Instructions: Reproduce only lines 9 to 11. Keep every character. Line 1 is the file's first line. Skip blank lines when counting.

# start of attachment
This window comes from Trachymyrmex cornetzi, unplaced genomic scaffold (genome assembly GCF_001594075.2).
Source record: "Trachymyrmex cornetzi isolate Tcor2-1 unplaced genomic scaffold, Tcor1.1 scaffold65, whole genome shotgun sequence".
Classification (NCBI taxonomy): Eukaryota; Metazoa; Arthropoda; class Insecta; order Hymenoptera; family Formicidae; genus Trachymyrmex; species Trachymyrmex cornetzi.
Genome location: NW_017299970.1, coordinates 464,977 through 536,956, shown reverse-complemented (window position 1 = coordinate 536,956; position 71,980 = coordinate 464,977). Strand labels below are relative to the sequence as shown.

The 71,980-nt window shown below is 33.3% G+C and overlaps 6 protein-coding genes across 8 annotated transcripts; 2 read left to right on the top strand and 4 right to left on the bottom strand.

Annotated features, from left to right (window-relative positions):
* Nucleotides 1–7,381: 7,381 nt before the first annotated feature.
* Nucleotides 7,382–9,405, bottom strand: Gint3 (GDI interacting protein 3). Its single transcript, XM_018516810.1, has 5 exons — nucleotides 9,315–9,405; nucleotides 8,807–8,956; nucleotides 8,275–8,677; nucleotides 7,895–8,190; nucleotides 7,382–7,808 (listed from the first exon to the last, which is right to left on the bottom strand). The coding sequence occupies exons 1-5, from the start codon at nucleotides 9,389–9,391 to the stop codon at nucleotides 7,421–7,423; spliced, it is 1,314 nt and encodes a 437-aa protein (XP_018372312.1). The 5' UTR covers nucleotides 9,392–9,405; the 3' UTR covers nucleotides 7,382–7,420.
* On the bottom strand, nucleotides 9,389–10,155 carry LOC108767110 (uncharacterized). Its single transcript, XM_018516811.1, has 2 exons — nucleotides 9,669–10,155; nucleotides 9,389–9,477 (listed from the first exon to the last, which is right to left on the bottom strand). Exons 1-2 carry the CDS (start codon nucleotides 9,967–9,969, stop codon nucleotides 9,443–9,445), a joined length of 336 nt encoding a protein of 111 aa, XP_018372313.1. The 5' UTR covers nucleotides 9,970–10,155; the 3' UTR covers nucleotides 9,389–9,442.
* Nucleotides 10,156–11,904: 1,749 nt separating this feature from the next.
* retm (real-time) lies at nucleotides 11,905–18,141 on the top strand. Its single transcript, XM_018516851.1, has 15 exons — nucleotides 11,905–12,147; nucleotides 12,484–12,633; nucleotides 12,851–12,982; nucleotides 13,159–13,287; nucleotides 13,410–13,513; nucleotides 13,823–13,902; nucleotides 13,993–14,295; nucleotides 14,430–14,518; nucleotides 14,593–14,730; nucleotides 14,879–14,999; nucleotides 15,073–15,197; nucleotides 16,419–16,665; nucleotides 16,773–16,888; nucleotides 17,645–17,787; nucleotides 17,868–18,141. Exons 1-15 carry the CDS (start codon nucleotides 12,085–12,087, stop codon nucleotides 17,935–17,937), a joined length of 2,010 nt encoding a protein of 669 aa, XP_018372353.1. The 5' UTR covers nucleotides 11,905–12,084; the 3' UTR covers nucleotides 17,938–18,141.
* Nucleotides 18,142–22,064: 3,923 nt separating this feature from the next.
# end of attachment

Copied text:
* On the bottom strand, nucleotides 9,389–10,155 carry LOC108767110 (uncharacterized). Its single transcript, XM_018516811.1, has 2 exons — nucleotides 9,669–10,155; nucleotides 9,389–9,477 (listed from the first exon to the last, which is right to left on the bottom strand). Exons 1-2 carry the CDS (start codon nucleotides 9,967–9,969, stop codon nucleotides 9,443–9,445), a joined length of 336 nt encoding a protein of 111 aa, XP_018372313.1. The 5' UTR covers nucleotides 9,970–10,155; the 3' UTR covers nucleotides 9,389–9,442.
* Nucleotides 10,156–11,904: 1,749 nt separating this feature from the next.
* retm (real-time) lies at nucleotides 11,905–18,141 on the top strand. Its single transcript, XM_018516851.1, has 15 exons — nucleotides 11,905–12,147; nucleotides 12,484–12,633; nucleotides 12,851–12,982; nucleotides 13,159–13,287; nucleotides 13,410–13,513; nucleotides 13,823–13,902; nucleotides 13,993–14,295; nucleotides 14,430–14,518; nucleotides 14,593–14,730; nucleotides 14,879–14,999; nucleotides 15,073–15,197; nucleotides 16,419–16,665; nucleotides 16,773–16,888; nucleotides 17,645–17,787; nucleotides 17,868–18,141. Exons 1-15 carry the CDS (start codon nucleotides 12,085–12,087, stop codon nucleotides 17,935–17,937), a joined length of 2,010 nt encoding a protein of 669 aa, XP_018372353.1. The 5' UTR covers nucleotides 11,905–12,084; the 3' UTR covers nucleotides 17,938–18,141.